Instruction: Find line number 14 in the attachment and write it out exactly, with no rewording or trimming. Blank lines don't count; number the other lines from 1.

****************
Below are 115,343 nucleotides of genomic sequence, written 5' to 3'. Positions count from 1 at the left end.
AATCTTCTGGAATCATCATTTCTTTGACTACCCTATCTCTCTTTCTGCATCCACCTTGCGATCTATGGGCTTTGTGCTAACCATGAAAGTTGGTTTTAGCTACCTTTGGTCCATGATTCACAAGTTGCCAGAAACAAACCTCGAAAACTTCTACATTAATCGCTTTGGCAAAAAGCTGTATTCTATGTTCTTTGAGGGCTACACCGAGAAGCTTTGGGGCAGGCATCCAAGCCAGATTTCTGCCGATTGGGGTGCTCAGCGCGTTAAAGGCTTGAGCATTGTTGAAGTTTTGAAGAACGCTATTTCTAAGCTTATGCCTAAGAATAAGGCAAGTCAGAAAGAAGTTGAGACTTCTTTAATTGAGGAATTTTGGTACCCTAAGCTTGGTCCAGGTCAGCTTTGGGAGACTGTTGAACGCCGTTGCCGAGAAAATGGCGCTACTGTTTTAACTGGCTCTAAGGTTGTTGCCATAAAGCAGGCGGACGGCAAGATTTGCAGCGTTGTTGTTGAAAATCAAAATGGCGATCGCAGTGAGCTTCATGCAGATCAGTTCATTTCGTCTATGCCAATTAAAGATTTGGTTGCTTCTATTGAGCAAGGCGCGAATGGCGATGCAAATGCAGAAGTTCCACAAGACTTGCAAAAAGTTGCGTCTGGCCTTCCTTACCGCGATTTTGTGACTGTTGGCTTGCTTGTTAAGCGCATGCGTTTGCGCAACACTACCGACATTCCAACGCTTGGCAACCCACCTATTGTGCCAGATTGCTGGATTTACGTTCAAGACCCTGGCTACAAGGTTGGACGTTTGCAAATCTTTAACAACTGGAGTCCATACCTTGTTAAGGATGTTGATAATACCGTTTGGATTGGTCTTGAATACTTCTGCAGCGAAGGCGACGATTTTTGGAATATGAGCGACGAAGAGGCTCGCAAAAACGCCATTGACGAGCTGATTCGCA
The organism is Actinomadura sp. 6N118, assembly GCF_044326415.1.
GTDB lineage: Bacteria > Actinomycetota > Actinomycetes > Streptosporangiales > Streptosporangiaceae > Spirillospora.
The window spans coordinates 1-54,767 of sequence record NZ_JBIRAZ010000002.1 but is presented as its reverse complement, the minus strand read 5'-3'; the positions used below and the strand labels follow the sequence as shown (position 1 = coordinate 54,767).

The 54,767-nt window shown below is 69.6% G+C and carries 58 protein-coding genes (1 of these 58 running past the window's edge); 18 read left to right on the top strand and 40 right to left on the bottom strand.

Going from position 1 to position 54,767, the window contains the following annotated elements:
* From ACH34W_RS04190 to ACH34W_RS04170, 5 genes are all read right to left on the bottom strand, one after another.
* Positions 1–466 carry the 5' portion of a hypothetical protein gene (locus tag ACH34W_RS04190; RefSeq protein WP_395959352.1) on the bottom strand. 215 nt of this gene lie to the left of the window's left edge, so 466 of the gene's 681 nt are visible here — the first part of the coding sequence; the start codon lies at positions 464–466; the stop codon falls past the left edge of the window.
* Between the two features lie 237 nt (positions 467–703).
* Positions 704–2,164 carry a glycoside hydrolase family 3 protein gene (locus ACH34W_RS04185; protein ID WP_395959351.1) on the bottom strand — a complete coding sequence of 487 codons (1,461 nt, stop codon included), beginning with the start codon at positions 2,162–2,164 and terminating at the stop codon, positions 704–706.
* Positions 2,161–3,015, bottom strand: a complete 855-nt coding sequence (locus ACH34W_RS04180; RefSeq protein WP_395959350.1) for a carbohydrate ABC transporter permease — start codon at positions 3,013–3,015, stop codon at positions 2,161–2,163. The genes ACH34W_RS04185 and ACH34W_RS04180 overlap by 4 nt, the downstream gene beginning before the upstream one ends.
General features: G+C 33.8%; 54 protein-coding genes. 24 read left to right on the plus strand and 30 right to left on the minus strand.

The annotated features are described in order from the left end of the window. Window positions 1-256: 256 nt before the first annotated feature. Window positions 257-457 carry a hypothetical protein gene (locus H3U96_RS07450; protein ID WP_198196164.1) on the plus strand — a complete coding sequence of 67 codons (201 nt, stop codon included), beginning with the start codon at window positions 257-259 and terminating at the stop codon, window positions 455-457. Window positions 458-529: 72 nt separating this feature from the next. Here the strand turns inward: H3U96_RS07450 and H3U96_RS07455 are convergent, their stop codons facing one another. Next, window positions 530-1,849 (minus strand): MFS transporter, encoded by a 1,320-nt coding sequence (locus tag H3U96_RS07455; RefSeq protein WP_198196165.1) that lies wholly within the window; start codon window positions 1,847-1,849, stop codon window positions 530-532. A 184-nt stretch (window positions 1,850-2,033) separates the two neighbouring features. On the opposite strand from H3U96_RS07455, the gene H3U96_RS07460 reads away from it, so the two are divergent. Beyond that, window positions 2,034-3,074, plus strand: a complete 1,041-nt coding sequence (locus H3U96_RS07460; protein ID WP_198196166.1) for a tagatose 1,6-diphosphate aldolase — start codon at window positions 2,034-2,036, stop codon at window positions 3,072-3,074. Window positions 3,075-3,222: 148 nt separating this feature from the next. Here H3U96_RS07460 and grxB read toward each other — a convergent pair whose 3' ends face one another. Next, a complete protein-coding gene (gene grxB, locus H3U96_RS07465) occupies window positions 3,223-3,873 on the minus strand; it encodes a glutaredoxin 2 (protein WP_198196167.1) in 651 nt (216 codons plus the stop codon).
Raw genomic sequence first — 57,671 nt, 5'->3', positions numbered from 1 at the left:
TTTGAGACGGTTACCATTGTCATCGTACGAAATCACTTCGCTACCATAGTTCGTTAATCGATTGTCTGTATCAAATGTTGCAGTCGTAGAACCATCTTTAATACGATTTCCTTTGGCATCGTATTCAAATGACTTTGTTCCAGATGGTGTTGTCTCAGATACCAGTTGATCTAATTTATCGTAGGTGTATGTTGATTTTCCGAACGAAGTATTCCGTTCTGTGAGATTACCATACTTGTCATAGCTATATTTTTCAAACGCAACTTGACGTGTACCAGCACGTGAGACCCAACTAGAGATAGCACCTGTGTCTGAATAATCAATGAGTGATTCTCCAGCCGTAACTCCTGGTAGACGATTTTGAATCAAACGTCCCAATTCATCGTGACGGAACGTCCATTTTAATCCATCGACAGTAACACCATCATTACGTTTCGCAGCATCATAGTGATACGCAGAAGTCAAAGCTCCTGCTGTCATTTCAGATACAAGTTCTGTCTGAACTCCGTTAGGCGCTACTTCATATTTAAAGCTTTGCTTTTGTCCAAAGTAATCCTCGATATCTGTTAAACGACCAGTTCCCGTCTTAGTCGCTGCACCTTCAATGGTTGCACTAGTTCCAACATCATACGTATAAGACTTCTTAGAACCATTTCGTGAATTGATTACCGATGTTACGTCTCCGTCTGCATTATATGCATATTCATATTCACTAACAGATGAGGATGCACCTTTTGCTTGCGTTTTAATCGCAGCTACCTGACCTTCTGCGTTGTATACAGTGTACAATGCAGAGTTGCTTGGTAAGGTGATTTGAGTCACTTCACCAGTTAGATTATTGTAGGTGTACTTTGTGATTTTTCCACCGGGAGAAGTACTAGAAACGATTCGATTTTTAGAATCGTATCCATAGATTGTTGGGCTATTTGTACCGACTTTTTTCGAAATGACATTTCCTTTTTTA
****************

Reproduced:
The annotated features are described in order from the left end of the window. Window positions 1-256: 256 nt before the first annotated feature. Window positions 257-457 carry a hypothetical protein gene (locus H3U96_RS07450; protein ID WP_198196164.1) on the plus strand — a complete coding sequence of 67 codons (201 nt, stop codon included), beginning with the start codon at window positions 257-259 and terminating at the stop codon, window positions 455-457. Window positions 458-529: 72 nt separating this feature from the next. Here the strand turns inward: H3U96_RS07450 and H3U96_RS07455 are convergent, their stop codons facing one another. Next, window positions 530-1,849 (minus strand): MFS transporter, encoded by a 1,320-nt coding sequence (locus tag H3U96_RS07455; RefSeq protein WP_198196165.1) that lies wholly within the window; start codon window positions 1,847-1,849, stop codon window positions 530-532. A 184-nt stretch (window positions 1,850-2,033) separates the two neighbouring features. On the opposite strand from H3U96_RS07455, the gene H3U96_RS07460 reads away from it, so the two are divergent. Beyond that, window positions 2,034-3,074, plus strand: a complete 1,041-nt coding sequence (locus H3U96_RS07460; protein ID WP_198196166.1) for a tagatose 1,6-diphosphate aldolase — start codon at window positions 2,034-2,036, stop codon at window positions 3,072-3,074. Window positions 3,075-3,222: 148 nt separating this feature from the next. Here H3U96_RS07460 and grxB read toward each other — a convergent pair whose 3' ends face one another. Next, a complete protein-coding gene (gene grxB, locus H3U96_RS07465) occupies window positions 3,223-3,873 on the minus strand; it encodes a glutaredoxin 2 (protein WP_198196167.1) in 651 nt (216 codons plus the stop codon).